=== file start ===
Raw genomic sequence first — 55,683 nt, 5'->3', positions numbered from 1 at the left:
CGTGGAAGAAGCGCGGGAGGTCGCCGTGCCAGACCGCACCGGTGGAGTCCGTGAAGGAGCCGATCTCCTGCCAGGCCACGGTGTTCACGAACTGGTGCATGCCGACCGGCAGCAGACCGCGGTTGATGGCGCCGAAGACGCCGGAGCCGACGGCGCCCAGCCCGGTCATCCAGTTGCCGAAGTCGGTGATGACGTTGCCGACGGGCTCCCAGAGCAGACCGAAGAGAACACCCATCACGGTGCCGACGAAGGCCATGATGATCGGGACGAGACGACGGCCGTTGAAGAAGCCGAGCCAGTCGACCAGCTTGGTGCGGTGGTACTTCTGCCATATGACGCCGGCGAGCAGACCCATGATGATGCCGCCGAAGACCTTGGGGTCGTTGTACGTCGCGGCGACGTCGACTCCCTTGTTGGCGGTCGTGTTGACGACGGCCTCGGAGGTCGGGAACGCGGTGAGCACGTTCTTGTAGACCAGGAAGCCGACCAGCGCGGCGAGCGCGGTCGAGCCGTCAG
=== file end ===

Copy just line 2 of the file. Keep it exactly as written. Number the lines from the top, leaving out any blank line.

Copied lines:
CGTGGAAGAAGCGCGGGAGGTCGCCGTGCCAGACCGCACCGGTGGAGTCCGTGAAGGAGCCGATCTCCTGCCAGGCCACGGTGTTCACGAACTGGTGCATGCCGACCGGCAGCAGACCGCGGTTGATGGCGCCGAAGACGCCGGAGCCGACGGCGCCCAGCCCGGTCATCCAGTTGCCGAAGTCGGTGATGACGTTGCCGACGGGCTCCCAGAGCAGACCGAAGAGAACACCCATCACGGTGCCGACGAAGGCCATGATGATCGGGACGAGACGACGGCCGTTGAAGAAGCCGAGCCAGTCGACCAGCTTGGTGCGGTGGTACTTCTGCCATATGACGCCGGCGAGCAGACCCATGATGATGCCGCCGAAGACCTTGGGGTCGTTGTACGTCGCGGCGACGTCGACTCCCTTGTTGGCGGTCGTGTTGACGACGGCCTCGGAGGTCGGGAACGCGGTGAGCACGTTCTTGTAGACCAGGAAGCCGACCAGCGCGGCGAGCGCGGTCGAGCCGTCAG